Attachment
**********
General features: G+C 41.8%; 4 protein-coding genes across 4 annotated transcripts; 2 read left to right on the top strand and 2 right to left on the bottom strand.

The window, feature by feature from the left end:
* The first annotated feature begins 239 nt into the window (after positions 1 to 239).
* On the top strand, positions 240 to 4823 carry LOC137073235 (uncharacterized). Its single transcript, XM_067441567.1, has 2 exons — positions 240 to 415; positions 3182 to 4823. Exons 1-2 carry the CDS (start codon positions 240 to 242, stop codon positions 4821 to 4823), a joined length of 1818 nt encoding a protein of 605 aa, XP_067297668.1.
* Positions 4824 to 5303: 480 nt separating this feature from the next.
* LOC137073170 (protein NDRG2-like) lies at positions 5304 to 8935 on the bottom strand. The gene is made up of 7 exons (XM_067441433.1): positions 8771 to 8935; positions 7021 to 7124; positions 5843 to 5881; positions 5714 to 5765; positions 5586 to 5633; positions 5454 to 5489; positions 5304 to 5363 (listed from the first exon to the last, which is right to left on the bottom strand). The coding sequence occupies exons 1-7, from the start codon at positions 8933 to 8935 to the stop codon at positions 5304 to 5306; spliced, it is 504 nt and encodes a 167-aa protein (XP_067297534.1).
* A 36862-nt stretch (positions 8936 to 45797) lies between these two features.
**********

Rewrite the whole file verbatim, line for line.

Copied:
General features: G+C 41.8%; 4 protein-coding genes across 4 annotated transcripts; 2 read left to right on the top strand and 2 right to left on the bottom strand.

The window, feature by feature from the left end:
* The first annotated feature begins 239 nt into the window (after positions 1 to 239).
* On the top strand, positions 240 to 4823 carry LOC137073235 (uncharacterized). Its single transcript, XM_067441567.1, has 2 exons — positions 240 to 415; positions 3182 to 4823. Exons 1-2 carry the CDS (start codon positions 240 to 242, stop codon positions 4821 to 4823), a joined length of 1818 nt encoding a protein of 605 aa, XP_067297668.1.
* Positions 4824 to 5303: 480 nt separating this feature from the next.
* LOC137073170 (protein NDRG2-like) lies at positions 5304 to 8935 on the bottom strand. The gene is made up of 7 exons (XM_067441433.1): positions 8771 to 8935; positions 7021 to 7124; positions 5843 to 5881; positions 5714 to 5765; positions 5586 to 5633; positions 5454 to 5489; positions 5304 to 5363 (listed from the first exon to the last, which is right to left on the bottom strand). The coding sequence occupies exons 1-7, from the start codon at positions 8933 to 8935 to the stop codon at positions 5304 to 5306; spliced, it is 504 nt and encodes a 167-aa protein (XP_067297534.1).
* A 36862-nt stretch (positions 8936 to 45797) lies between these two features.